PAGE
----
Potential of Concentric Cylindrical Insulator and Conducting Shell

1. Sep 10, 2011

dancingmonkey

An infinitely long solid insulating cylinder of radius a = 5.3 cm is positioned with its symmetry axis along the z-axis as shown. The cylinder is uniformly charged with a charge density ρ = 45 μC/m3. Concentric with the cylinder is a cylindrical conducting shell of inner radius b = 14.2 cm, and outer radius c = 16.2 cm. The conducting shell has a linear charge density λ = -0.42μC/m.

1)What is Ey(R), the y-component of the electric field at point R, located a distance d = 44 cm from the origin along the y-axis as shown?

2)What is V(P) – V(R), the potential difference between points P and R? Point P is located at (x,y) = (44 cm, 44 cm).

E = Qenc/$\epsilon$
E = [2k($\lambda$(cylinder) + $\lambda$(shell))]/r

$\lambda$c = $\rho$*A
= $\rho$*2$\pi$*0.053*0.044
= 7.0*10^-6 C/m

E = (2*(8.99*10^9)*(7.0*10^6+(-4.2*10^-7)))/0.44m
= 268883 N/C

2. Sep 11, 2011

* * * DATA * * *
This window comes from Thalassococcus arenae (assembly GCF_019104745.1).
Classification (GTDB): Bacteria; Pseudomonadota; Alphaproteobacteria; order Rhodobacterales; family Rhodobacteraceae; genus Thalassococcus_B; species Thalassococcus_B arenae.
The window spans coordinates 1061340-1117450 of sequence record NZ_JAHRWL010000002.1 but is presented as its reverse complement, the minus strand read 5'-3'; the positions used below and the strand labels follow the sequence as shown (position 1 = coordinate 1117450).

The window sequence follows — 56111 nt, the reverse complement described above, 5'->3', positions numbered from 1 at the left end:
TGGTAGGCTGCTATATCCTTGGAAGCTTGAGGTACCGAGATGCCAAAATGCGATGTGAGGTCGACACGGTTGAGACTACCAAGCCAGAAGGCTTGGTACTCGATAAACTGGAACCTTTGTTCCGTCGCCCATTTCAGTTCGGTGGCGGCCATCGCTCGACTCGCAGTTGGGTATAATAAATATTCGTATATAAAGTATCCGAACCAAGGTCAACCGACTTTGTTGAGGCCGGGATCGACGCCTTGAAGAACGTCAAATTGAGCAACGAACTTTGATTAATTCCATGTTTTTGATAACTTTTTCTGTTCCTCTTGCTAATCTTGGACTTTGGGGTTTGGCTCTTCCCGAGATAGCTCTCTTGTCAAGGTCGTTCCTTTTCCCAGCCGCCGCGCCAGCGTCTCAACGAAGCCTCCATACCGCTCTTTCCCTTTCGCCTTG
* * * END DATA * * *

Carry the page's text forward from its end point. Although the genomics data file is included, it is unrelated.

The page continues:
diazona

Surely you don't mean you want someone here to do the work for you?

Anyway, I see several errors in your calculation:
That formula is not correct, as you could see if you check the units
What's k? If you're using $k = \frac{1}{4\pi\epsilon_0}$, then I don't see how you get that formula.

That line seems right (assuming you meant the c to be a subscript, not a variable on its own)
but that line is not. Hint: what's the area of a circle? (What does the variable A physically represent?)

3. Sep 11, 2011

ehild

I think A is supposed to be the cross section of the inner cylinder, and ρ its radius. So why ρ*2π? and what is 0.044?

ehild